I have run into a number of people over the years who have made a lot of money at a young age. And a lot of these people have kind of checked out of life. They have pressed the pause button and pursued recreational activity for a long, long time. Or they have hung out with their friends and the family for a long, long time, not doing any work. You would think that they are really living, having a wonderful time, enjoying what life is supposed to be. Yet when I bump into them six or eight months later, something is missing. They are not fulfilled. They seem empty. What is the problem? They are not working. We are wired for work. We are made to do this activity. We are made to do something specific. God has fashioned you, fashioned me like that. We will spend an entire session next week on the subject of how to find the right job, how to have true job satisfaction and true job fulfillment. Once we get in on that, we have fulfillment.
Now after we have fulfillment, the second benefit is ushered in; confidence. When I am fulfilled, suddenly on the heels of fulfillment, a sense of confidence will be ushered in. Confidence is built in the marketplace. It is built when we work. And it starts at a very young age.
This Monday I was driving three of our four children home from church after our Vacation Bible School. It was late and the kids were fussy and whining. We drove into the driveway and the four-year-old twins got out of the truck kind of dragging. EJ, my six-year-old, was kind of dragging. Suddenly, when I opened the front door and they stepped into the house, it is like they were hit with an infusion of excitement. “Dad, come, come to the porch. Look at the porch. Look at the porch. There are no bugs on the ceiling fan any more. See the floor. The floor is clean. We cleaned the porch with Mommy while you were at work.” And I could see a little confidence there. I could see them standing a little bit taller, walking a little bit more assuredly because they were involved in this confidence thing. Confidence is huge.
When I think about confidence, I think about David. The Old Testament tells us that David was a statesman, a soldier and a true patriarch. Why was he so confident? Let’s remember the time David lived. Before David took on the WCW champion Goliath, what was going through his brain? What was he thinking about? I will tell you what he was thinking about. Listen to this text from I Samuel 17. David is talking to King Saul before he does battle with Goliath. “David said to Saul, ‘Your servant has been keeping his father’s sheep. When a lion or bear came and carried off a sheep from the flock, I went after it, struck it and rescued the sheep from its mouth. Your servant has killed both the lion and the bear and this uncircumcised Philistine will be like one of them.’” What was going on here? David was simply saying, “Hey, Saul, my first job as a little boy was working out in the country with a herd of sheep. When the bear and lion came after me, I attacked them. I killed them and it gave me confidence. I have confidence in the abilities that God has given me and I can take on this overgrown, uncircumcised, ugly Philistine. I can take him out.” Confidence.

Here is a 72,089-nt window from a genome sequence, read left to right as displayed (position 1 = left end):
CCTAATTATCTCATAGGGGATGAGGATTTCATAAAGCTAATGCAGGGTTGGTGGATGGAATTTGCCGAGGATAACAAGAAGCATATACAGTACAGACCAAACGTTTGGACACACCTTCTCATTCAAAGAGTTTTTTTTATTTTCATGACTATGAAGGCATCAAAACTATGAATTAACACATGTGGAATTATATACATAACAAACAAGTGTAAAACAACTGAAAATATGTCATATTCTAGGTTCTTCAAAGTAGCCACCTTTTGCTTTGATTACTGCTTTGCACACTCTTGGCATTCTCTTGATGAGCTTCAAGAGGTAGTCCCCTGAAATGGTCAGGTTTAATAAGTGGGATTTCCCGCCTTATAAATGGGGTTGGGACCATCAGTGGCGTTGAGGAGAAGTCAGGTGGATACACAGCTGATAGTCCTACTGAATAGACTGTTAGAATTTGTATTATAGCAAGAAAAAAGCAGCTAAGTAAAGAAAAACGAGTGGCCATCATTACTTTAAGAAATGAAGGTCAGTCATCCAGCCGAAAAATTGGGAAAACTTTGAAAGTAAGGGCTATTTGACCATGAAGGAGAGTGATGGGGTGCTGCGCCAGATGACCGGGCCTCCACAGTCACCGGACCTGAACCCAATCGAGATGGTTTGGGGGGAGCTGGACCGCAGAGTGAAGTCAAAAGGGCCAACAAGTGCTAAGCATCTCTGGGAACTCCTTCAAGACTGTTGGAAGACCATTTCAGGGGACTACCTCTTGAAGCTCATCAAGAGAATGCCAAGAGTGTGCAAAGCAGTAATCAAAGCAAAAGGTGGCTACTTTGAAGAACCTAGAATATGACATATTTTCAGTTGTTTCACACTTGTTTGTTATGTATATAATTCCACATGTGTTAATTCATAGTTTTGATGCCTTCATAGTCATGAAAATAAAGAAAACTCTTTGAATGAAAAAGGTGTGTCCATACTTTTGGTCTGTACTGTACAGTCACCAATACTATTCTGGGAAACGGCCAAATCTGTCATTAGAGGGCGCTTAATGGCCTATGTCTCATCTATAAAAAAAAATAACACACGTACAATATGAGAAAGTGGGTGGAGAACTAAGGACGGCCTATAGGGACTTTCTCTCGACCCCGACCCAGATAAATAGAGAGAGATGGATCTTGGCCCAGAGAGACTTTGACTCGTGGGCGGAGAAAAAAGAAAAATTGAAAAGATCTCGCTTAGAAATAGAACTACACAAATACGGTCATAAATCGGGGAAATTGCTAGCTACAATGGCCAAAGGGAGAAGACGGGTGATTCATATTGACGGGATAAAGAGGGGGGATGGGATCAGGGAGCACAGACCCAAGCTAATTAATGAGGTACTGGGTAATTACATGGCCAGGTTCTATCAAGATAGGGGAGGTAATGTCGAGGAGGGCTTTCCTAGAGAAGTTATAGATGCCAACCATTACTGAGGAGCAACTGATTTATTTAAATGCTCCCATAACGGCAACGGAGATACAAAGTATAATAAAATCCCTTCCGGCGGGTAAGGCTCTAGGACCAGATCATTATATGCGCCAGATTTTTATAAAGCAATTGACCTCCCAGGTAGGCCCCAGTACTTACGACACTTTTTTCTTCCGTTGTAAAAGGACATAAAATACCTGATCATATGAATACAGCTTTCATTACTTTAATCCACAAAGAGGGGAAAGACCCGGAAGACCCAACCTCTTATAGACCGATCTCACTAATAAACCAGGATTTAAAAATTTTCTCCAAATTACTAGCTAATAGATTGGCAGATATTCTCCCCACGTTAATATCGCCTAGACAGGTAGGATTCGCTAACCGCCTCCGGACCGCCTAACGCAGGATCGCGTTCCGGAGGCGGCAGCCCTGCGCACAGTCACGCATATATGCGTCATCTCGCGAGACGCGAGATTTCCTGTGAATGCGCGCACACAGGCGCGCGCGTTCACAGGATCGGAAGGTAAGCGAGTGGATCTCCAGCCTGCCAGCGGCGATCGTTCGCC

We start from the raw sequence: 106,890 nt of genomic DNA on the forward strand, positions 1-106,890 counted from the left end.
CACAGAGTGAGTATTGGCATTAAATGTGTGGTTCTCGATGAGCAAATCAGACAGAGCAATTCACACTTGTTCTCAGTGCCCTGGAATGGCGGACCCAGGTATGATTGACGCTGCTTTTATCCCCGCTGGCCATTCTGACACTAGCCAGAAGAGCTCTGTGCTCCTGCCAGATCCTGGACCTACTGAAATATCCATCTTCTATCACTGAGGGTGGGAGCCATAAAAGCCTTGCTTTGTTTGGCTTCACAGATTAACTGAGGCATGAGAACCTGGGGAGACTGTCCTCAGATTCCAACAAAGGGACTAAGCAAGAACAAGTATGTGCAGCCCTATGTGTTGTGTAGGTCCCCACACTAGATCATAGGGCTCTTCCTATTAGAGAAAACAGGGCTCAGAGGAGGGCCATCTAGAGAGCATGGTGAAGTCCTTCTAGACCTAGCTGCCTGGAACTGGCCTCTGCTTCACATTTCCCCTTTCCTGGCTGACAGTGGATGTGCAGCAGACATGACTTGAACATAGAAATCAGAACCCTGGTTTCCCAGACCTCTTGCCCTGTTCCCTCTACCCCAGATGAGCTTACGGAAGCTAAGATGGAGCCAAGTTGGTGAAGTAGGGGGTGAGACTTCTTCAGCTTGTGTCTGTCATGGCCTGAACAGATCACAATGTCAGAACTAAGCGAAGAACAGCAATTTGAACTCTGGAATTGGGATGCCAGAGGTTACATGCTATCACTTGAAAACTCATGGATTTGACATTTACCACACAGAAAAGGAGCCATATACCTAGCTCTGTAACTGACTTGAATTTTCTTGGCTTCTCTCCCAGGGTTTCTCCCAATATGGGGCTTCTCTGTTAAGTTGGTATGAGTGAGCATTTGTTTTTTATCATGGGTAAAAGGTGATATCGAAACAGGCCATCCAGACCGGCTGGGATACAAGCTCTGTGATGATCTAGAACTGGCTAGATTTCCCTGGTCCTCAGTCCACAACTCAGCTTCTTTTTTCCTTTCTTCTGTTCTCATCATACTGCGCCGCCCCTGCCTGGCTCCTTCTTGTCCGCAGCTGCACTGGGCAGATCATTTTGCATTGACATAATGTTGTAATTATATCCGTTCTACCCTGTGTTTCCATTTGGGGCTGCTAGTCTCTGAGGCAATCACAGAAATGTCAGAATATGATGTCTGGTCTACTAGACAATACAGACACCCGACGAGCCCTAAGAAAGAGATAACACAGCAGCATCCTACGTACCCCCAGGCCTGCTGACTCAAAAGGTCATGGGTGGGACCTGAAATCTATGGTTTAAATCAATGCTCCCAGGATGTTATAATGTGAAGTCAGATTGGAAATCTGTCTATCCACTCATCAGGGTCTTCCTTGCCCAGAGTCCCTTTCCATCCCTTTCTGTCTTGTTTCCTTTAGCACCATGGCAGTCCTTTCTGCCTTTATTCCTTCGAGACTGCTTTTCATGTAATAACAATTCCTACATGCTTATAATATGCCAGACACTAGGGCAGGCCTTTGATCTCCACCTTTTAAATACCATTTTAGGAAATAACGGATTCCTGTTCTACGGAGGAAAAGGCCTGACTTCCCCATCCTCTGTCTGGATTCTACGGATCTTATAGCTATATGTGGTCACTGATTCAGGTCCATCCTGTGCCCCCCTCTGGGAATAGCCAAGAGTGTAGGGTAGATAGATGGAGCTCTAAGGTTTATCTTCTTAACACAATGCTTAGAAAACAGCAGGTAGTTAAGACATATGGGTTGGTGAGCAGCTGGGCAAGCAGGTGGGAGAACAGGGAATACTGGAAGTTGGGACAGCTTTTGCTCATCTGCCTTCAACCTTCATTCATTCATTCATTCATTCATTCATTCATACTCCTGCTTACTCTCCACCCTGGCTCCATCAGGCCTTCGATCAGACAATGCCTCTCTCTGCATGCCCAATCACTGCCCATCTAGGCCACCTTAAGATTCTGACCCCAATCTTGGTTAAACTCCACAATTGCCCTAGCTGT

You know, confidence never shuts up. You can’t say to confidence, “Confidence, shut up. Quit talking.” It never, ever is quiet. Confidence is a conversationalist. It says, “You matter. You can do something special. You have gifts and ability that no one else has. You are doing something. You are fulfilled.” Confidence is like that.
Now don’t get the wrong idea. Confidence is not just automatically downloaded from heaven. We are not just walking around one day and discover that we have confidence. It is reserved for those of us who roll up our sleeves and tackle tasks tenaciously, those of us who really work. And when that happens we will have fulfillment. And after fulfillment, a strange and unusual sense of confidence will follow.
Let we tell you what some people are thinking. You see in a crowd this size there are some people who are thinking out in Mars, orbiting. Mars thinkers would say, “Ed, true fulfillment and true confidence is only available to those power brokers in the corner office cutting the big deal. Are you saying that construction workers, school teachers, firemen and sales persons can have fulfillment like the big time people? No way. Come on.” Let me tell you something. God’s word says from cover to cover that any person who pursues a legitimate, worthwhile occupation has available to them huge amounts of fulfillment and confidence. It does not matter what you do as long as it is honoring God, is worthwhile. You can have fulfillment and confidence. I don’t care who you are, what you look like, whether black collar, white collar, green collar, polka dot collar, it is available to you. When was the last time you stopped and thanked God for designing work as something that you could get rewards from? When was the last time you did that?
Now the third benefit is something that I am just going to touch on. I will do a little bank shot on this third one. It is something that is basic, yet oftentimes overlooked. I call it the provisional benefit of work. Remember we said that we are made in the image of God. We have a great capacity and a great yearning for work. God provided for us. He has given us life. He has given us creation. He has given us clothes and a roof over our heads. He has provided eternal life for us. So this provisional aspect was going on as God was working. So when we work, we have the opportunity to mirror and mimic the image of God by providing for others, for ourselves, for our families, for friends and loved ones. The provisional aspect of work is great.
I remember the first time I got in touch with this provisional aspect. It was during my first job. My first job was working at a formal wear store in Columbia, SC. After I had been there for a couple of weeks, I picked up my first paycheck. I was so excited. I put it in my wallet. I jumped in my Delta 88 lime green car with big old snow tires on the back. I put in a BeeGee’s tape. And I was thinking to the music, “I am providing. I am providing.” I was providing for myself. I could do some stuff. I’ll tell you what I did with the money. I saved most of it. But with the rest of it, I bought a ring for my girlfriend, who is now my wife. You see the provision started way back then when I was sixteen and it is continuing now as I am 37. And this provisional aspect is something from the mind and the hand of God.